Adherence to health regimens and the factors associated with it and the effects of nurse-led case management intervention on frequent attenders

Thesis event information

Date and time of the thesis defence

Place of the thesis defence

Lecture Hall K101 (Aapistie 7). Remote access: https://oulu.zoom.us/j/67861507253?pwd=WU5aeHNSRk5BajZKQUhwNHpEcnREUT09

Topic of the dissertation

Adherence to health regimens and the factors associated with it and the effects of nurse-led case management intervention on frequent attenders

Doctoral candidate

Master of Health Sciences Sari Hirsikangas

Faculty and unit

University of Oulu Graduate School, Faculty of Medicine, Medical Research Center Oulu

Subject of study

Nursing science

Opponent

Docent Jari Kylmä, Tampere University

Custos

Professor Helvi Kyngäs, University of Oulu

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Adherence to health regimens and the factors associated with it and the effects of nurse-led case management intervention on frequent attenders

The purpose of the study was to describe adherence to health regimens and the factors associated with it. In addition, the study evaluate the effects of nurse-led case management intervention on frequent attenders. The study is a quasi-experimental intervention study in which the participants were measured at the initial stage of the study (whole study group n = 462), one-year follow-up (intervention group n = 200 and control group n = 166) and 2 years follow-up (intervention group n = 161 and control group n = 153).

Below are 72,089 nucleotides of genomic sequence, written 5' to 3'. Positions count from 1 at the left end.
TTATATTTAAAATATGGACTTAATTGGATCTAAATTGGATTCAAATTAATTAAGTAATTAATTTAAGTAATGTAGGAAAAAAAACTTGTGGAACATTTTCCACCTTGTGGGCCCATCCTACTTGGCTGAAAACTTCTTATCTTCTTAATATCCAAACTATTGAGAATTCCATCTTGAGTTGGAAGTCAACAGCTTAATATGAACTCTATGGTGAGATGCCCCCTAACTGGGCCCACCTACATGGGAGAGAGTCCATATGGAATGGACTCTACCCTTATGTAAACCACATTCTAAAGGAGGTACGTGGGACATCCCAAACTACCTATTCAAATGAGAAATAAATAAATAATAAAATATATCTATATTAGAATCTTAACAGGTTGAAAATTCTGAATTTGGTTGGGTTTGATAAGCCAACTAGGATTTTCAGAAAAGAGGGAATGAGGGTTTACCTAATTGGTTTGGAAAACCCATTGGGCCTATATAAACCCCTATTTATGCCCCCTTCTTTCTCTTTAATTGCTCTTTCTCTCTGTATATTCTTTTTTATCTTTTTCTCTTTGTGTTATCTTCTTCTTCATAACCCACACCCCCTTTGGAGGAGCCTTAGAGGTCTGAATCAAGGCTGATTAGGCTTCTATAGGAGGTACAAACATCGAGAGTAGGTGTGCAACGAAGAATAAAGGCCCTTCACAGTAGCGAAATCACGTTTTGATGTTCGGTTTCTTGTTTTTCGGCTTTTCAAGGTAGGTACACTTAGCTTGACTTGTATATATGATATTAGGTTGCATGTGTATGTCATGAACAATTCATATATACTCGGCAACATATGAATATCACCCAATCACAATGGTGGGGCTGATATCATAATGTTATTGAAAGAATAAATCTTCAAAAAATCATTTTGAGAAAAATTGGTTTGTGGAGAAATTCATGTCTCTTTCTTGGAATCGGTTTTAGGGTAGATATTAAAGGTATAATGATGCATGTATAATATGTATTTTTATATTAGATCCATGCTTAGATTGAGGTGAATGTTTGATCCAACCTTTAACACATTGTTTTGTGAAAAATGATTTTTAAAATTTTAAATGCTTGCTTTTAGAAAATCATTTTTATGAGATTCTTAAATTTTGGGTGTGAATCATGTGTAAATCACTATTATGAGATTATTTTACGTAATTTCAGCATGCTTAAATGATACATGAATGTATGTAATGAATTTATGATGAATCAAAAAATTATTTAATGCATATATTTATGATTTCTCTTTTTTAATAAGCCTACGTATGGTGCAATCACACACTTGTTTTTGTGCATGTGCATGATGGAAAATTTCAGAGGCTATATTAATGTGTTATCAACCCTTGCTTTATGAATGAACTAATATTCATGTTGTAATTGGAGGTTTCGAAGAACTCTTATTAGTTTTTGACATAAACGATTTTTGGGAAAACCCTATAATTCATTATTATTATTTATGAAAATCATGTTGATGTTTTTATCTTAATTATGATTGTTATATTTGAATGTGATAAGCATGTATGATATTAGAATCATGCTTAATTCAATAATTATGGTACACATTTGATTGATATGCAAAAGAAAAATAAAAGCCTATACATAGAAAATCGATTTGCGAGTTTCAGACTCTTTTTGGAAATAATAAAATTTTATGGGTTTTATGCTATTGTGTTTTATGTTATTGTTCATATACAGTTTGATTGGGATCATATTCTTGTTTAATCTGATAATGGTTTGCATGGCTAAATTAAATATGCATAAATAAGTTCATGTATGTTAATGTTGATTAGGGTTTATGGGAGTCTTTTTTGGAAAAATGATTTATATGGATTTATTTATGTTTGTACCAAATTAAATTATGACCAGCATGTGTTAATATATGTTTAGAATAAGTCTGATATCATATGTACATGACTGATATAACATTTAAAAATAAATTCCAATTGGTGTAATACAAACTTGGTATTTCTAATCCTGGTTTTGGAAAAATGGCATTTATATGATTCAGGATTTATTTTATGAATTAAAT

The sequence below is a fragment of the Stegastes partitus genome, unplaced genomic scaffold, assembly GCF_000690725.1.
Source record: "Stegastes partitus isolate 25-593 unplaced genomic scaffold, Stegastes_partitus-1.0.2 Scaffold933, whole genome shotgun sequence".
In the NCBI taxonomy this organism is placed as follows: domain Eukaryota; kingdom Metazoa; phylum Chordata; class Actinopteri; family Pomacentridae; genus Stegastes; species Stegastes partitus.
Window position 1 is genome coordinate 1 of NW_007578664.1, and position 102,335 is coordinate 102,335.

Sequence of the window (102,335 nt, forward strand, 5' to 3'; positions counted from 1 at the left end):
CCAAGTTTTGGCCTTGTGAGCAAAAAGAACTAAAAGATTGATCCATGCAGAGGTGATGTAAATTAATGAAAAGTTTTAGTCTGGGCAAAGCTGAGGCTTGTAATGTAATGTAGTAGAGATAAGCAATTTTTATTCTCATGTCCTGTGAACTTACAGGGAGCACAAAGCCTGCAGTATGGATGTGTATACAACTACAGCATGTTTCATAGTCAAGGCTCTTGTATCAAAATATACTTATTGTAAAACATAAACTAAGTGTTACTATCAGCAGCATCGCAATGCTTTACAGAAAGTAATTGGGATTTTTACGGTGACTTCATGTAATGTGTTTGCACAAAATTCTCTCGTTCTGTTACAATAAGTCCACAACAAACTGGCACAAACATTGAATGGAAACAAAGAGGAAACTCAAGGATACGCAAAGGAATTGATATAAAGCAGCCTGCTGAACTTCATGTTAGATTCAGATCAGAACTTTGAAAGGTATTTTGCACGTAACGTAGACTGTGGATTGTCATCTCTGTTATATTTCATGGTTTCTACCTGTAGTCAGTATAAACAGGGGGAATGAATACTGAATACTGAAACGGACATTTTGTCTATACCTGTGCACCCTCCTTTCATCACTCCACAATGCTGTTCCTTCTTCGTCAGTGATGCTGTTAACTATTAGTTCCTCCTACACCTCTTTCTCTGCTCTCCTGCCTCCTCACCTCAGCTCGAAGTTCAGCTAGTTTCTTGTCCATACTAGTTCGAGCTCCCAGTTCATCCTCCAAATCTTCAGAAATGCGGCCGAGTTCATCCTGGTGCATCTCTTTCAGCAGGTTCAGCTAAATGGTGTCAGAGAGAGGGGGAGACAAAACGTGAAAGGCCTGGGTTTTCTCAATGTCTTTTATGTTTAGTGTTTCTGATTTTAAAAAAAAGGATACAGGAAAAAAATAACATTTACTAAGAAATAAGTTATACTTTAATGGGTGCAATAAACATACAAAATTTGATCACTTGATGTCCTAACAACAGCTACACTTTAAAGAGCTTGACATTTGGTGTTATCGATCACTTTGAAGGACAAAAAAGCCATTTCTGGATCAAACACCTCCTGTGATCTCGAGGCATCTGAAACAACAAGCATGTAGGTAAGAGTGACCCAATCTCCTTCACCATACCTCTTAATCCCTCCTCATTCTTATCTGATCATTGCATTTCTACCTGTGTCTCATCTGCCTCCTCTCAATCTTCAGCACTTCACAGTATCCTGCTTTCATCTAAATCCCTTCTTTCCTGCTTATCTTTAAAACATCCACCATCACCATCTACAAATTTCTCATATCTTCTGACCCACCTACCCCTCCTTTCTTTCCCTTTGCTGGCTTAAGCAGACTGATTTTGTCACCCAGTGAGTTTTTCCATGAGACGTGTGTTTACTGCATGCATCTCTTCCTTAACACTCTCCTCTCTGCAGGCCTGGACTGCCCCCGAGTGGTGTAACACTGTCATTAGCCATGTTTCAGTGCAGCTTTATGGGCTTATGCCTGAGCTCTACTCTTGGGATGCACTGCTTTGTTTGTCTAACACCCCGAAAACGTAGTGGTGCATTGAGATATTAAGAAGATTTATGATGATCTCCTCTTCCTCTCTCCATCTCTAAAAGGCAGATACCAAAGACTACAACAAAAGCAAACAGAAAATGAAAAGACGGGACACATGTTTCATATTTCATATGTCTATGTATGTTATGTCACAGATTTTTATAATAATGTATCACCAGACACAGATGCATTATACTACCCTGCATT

The study answered three research questions. The first research question described adherence to health regimens and the factors associated with it on frequent attenders. The second research question with an intervention and control group evaluated the effects of the intervention on frequent attenders’ adherence to health regimens, depression, somatization, and hypochondriasis. The third research question with an intervention and control group evaluated the effects of the intervention on the quality of life, sense of coherence, and daily activities. The data were collected using structured instruments and analyzed using descriptive statistics and methods.

Frequent attenders adhered well to health regimens. The variables that predict the best adherence to health regimens were feeling responsible for self-care, carrying out self-care, and receiving medical care. The intervention had a positive effect on customers’ somatization, depression symptoms, and adherence to health regimens. In the intervention group, hypochondriasis increased. Hypochondriacal beliefs were more common among those who had poor adherence to health regimens. These results indicated a correlation between the quality of life and amount of daily activities and between the sense of coherence and the quality of life among frequent attenders.

The findings can be utilized when designing better evidence-based service processes, and models for frequent attenders needs.
Last updated: 4.10.2021